Long-term follow-up backs safety of HRT
There is "compelling and reassuring" mortality data to back the safety of HRT, according to a reanalysis of the controversial Women's Health Initiative study, say researchers.
While there has been much debate about HRT's impact on individual disease outcomes, a study in JAMA shows that short-term use is not linked to an increase in all-cause or disease-specific mortality.
Harvard Medical School researchers assessed mortality outcomes in 27,000 women who used HRT for an average of 5.6 years, and found no difference in all-cause mortality between users and non-users.
Likewise, there were no differences in mortality rates for cardiovascular disease and stroke for both combination and oestrogen-only products.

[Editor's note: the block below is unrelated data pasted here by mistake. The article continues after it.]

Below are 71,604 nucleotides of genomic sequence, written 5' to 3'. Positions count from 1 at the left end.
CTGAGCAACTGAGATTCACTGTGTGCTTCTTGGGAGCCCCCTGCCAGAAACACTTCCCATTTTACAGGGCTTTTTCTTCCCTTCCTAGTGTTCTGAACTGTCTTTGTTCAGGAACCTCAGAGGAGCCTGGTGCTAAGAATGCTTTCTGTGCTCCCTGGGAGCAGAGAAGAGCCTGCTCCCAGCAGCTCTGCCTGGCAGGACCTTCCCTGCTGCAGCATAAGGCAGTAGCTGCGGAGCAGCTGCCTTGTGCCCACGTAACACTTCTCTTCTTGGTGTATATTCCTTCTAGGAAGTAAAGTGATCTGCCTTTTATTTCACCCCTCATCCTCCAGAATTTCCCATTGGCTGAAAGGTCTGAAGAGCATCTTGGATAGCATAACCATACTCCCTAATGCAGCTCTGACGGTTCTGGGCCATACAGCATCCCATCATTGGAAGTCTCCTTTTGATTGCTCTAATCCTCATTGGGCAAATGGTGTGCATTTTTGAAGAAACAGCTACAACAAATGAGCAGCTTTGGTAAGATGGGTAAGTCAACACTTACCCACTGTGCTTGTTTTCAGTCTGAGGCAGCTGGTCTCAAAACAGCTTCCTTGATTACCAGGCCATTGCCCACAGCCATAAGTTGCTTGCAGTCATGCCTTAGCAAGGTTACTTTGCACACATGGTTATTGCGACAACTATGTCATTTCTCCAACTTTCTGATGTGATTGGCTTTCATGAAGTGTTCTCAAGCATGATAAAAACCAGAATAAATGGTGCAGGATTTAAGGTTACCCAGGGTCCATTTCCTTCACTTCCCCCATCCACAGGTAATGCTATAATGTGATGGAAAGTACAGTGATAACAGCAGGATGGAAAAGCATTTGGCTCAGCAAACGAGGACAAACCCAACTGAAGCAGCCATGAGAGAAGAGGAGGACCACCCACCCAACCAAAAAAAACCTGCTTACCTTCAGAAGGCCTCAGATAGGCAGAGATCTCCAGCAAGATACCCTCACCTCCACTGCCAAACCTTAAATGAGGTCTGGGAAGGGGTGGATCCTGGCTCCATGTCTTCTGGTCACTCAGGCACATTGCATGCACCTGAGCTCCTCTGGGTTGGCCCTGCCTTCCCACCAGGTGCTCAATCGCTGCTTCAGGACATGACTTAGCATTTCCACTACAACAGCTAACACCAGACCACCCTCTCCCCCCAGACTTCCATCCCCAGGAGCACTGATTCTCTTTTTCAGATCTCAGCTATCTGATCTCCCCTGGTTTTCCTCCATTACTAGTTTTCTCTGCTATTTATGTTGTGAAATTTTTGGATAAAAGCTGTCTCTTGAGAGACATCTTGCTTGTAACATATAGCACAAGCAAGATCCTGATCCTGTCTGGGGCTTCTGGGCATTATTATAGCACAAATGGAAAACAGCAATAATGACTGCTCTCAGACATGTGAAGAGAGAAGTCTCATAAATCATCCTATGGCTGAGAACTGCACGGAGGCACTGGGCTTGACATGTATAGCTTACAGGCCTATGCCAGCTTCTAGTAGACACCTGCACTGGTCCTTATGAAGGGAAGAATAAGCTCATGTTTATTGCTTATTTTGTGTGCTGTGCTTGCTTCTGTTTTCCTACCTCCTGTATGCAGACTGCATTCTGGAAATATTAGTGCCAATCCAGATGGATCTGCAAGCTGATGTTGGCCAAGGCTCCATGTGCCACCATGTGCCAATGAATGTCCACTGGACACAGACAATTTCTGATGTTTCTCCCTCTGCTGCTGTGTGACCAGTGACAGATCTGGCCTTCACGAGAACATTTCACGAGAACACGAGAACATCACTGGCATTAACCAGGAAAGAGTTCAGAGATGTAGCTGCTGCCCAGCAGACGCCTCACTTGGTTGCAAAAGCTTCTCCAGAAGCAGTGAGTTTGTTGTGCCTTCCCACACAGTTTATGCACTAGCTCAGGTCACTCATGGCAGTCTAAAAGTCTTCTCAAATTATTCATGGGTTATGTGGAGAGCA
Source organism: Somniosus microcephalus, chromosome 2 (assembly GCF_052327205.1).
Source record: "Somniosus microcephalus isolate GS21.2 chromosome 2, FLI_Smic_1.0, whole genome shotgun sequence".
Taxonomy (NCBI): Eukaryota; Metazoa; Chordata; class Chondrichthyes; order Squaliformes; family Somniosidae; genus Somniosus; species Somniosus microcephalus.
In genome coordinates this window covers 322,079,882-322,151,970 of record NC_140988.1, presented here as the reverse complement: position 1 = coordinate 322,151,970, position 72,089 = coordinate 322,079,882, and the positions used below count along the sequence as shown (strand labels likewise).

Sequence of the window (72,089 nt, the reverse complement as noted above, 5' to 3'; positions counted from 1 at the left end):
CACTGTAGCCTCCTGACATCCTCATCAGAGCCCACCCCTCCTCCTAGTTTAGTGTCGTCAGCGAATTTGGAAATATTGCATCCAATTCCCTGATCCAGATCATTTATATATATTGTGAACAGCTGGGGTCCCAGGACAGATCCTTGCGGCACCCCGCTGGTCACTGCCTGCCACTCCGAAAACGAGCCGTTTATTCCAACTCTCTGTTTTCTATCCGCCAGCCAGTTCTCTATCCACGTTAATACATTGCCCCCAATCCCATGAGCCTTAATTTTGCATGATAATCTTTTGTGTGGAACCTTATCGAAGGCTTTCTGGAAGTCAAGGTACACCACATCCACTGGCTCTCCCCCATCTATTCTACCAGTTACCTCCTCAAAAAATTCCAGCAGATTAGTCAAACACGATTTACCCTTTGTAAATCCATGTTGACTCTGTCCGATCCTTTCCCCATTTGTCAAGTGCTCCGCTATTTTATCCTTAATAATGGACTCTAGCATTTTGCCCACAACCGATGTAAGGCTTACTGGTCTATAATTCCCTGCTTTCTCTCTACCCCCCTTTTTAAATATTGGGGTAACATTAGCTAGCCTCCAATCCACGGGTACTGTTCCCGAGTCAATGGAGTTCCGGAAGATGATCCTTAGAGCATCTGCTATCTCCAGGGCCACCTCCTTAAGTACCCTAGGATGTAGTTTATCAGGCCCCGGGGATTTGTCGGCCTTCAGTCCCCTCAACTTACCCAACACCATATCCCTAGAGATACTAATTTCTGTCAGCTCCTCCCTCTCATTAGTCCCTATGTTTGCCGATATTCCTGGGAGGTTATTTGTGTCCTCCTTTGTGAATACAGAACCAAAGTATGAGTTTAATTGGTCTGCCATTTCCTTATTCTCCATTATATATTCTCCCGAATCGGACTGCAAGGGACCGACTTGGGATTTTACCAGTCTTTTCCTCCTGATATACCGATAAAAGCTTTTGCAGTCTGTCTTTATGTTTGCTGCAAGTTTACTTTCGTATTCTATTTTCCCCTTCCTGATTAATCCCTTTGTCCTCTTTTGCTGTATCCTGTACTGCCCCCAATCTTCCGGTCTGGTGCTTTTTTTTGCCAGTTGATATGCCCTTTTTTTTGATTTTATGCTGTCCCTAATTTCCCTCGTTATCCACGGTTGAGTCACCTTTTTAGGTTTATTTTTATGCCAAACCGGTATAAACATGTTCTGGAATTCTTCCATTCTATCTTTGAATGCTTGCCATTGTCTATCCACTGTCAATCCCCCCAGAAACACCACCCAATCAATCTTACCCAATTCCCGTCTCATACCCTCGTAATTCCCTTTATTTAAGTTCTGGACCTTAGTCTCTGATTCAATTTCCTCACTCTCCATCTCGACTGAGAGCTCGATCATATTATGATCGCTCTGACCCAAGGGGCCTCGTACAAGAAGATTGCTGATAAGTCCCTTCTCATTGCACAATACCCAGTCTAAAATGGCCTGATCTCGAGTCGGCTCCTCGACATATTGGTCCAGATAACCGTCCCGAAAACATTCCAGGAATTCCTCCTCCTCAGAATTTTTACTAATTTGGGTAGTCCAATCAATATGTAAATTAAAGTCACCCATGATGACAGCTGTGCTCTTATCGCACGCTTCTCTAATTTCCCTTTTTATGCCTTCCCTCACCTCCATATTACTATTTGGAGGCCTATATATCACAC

Additionally, there was no difference in cancer mortality rates between HRT users and non-users during almost 18 years of follow-up.
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Most of the previous analyses of the WHI study had focused on specific disease rates, and did not give a good picture of the overall balance of benefits and risks of hormone therapy on mortality, the researchers found.
The findings also supported recent guideline recommendations that HRT was safe and effective when used judiciously for a limited period in recently menopausal women.
An accompanying editorial said questions remained about the risks of HRT related to age, time since menopause and duration of therapy.
However, the overall picture was reassuring.
“This information will be helpful in counselling women considering hormone therapy, and will hopefully alleviate concerns that many patients and physicians have," the editorial said.
“For women with troubling vasomotor symptoms, premature menopause or early-onset osteoporosis, hormone therapy appears to be both safe and efficacious.”